Five talking points from the latest round of the AFC Champions League

Al-Hilal's players celebrate their equalizer against Al-Rayyan at the King Saudi University stadium in Riyadh on Tuesday. (AFP)
Updated 07 March 2018

Five talking points from the latest round of the AFC Champions League

Arab News picks the bones out of the best of the action from Matchday 3 of the region’s top continental club tournament.


The Saudi Arabians arrived in Qatar to take on Al Gharafa with a maximum of six points from the opening two game and the confidence was there for all to see.
Al-Ahli were aggressive from the beginning. Their movement with the ball will have pleased coach Sergei Rebrov, but the Ukrainian legend will have been even happier with the work-rate of the men in green without the ball. There were everywhere, closing Al-Gharafa down and denying them space.
A well-worked goal on the hour from Aqeel Al-Sahbi was well-deserved and it could have been more had Qasem Burham not been in fine form for Al-Gharafa between the sticks. Still, a third win was within sight when Al-Ahli’s concentration dropped for the only time of the evening. In injury time, Wesley Sneijder was, for once, given too much space just outside the area and the Dutch master created the equalizer for Rubert Quijada. The point was still a good one for the Saudis, though, and they remain top of Group A.


There have been complaints about the parking situation at the Al-Hilal’s new King Saud University Stadium and getting through crowded areas proved a problem for the players on Tuesday.
Some of the fans would have not have taken their seats when Al-Rayyan took the lead with a thunderbolt from Mouhssine Moutouali after just three minutes. A second almost followed soon after. Al-Hilal had failed to muster a goal in their previous two Group D games, so there was much relief when Abdullah Al-Zori scored just before the hour mark. Al-Rayyan were thereafter content to sit back and allow Al-Hilal to have the ball in front of them and it was a tactic that worked. The men from Riyadh enjoyed more than three quarters of the possession, but did not create any more clear chances than the visitors and a draw was another disappointing result. The one positive for Al-Hilal, who are still without a permanent coach, is that they may only have two points from the first three games, but are just a point off second. They still might get out of the group despite not having a win at the halfway stage.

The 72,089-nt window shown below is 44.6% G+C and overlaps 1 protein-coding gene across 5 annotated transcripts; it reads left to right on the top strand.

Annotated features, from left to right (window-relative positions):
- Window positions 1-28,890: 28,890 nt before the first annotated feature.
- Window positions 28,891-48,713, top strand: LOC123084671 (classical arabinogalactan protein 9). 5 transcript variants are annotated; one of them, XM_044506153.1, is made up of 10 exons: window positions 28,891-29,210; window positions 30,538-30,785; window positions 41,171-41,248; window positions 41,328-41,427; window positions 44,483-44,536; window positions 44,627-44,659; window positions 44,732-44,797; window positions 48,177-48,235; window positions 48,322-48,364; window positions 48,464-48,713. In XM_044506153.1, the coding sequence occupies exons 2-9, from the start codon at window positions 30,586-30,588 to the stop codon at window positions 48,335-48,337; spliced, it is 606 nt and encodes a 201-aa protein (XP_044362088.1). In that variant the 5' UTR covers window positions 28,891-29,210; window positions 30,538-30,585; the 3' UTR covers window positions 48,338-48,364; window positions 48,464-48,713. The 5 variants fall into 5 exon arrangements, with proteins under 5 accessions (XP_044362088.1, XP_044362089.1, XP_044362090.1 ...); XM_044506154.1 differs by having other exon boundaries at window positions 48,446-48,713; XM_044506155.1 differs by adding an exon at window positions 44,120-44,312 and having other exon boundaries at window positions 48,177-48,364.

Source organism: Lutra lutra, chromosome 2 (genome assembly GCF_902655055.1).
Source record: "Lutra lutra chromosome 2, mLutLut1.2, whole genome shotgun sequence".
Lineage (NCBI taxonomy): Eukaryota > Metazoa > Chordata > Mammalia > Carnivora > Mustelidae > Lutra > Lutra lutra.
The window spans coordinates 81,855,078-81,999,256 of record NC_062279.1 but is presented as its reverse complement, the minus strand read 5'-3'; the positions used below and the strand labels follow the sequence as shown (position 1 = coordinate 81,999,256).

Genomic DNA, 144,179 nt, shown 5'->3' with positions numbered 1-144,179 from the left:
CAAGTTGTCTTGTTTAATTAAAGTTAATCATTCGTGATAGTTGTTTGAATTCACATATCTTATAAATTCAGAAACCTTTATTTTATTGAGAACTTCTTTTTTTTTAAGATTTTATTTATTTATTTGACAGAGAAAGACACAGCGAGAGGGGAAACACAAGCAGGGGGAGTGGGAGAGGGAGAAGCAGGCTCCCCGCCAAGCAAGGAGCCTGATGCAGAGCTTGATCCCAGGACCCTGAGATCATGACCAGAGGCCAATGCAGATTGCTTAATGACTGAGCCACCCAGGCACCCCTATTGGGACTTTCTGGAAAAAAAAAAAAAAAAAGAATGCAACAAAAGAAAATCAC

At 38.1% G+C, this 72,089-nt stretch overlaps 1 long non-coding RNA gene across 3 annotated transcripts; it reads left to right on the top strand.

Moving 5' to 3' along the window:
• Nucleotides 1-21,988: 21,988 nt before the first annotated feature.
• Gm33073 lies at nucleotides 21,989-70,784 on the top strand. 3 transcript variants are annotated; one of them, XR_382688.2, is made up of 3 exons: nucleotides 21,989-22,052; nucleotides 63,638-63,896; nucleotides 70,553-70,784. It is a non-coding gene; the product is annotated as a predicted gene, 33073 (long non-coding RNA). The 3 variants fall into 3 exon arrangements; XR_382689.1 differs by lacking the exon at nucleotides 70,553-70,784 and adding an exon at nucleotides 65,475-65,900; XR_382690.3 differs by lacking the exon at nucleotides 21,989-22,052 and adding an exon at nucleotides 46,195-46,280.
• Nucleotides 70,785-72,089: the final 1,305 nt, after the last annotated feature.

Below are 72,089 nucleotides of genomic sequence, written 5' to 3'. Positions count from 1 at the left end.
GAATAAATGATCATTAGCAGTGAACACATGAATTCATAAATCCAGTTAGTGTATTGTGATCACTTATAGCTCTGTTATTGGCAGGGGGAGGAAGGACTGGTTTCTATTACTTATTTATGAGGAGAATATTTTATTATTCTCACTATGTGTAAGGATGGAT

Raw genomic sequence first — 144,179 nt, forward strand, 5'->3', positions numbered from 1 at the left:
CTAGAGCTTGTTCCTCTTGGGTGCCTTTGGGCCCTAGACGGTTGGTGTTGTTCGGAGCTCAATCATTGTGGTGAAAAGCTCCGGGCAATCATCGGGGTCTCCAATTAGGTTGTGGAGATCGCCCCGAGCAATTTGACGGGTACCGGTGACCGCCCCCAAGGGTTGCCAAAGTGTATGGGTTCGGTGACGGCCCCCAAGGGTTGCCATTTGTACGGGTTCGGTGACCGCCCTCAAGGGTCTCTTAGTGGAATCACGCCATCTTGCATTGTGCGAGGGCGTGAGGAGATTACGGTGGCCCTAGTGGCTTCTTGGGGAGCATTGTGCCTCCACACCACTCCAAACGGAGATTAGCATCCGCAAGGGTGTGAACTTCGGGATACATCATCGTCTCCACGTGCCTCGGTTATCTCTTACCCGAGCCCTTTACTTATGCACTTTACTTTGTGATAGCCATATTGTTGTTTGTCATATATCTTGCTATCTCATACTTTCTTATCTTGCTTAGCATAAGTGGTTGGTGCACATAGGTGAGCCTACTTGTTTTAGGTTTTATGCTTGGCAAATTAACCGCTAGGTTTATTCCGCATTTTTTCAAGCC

Whichever team from West Asia makes it to the final, you already feel they are going to have their work cut out to record only a second win over eastern opposition since 2005. Jeonbuk Motors and Guangzhou Evergrande are the two powerhouses from the other side of the draw and they look in ominous form. The South Koreans and the Chinese have some serious firepower and Jeonbuk have already scored 15 goals in the group stage, including six against Tianjin Quanjian on Tuesday. Guangzhou helped themselves to five against Jeju United this week, sensationally recovering from two goals down to win 5-3. Evergrande have declared they want to field an all-Chinese side by 2020, but it was their Brazilians who inspired the turnaround, with Ricardo Goulart scoring four second-half goals and Alan Carvalho getting the other. It was Fabio Cannavaro’s first Champions League win as coach of Evergrande and you suspect it won’t be the last.


The UAE giants hit Esteghlal for six in 2017, but this is a different version of the Tehran titans who defeated Al-Hilal in the previous round and they should have done the same with Al-Ain on Tuesday.
With the score at 1-1, Al-Ain were handed a soft penalty with 16 minutes remaining, but Marcus Berg’s effort was saved excellently by Seyed Hossein Hosseini in the Esteghlal goal.
Soon after, the Iranians retook the lead but were denied all three points by another dubious spot-kick decision. With just four minutes remaining, the Malaysian referee awarded another mystifying penalty and this time it was converted by Ahmed Khalil to give Al Ain a 2-2 draw that was scarcely deserved.
Iranian fans are up in arms — and the anger is understandable when decisions are that bad. Asia’s flagship competition deserves better.


Sandwiched between east and west, Central Asia tends to get overlooked. This is especially understandable at club level as a semifinal place is the best ever Central Asian effort.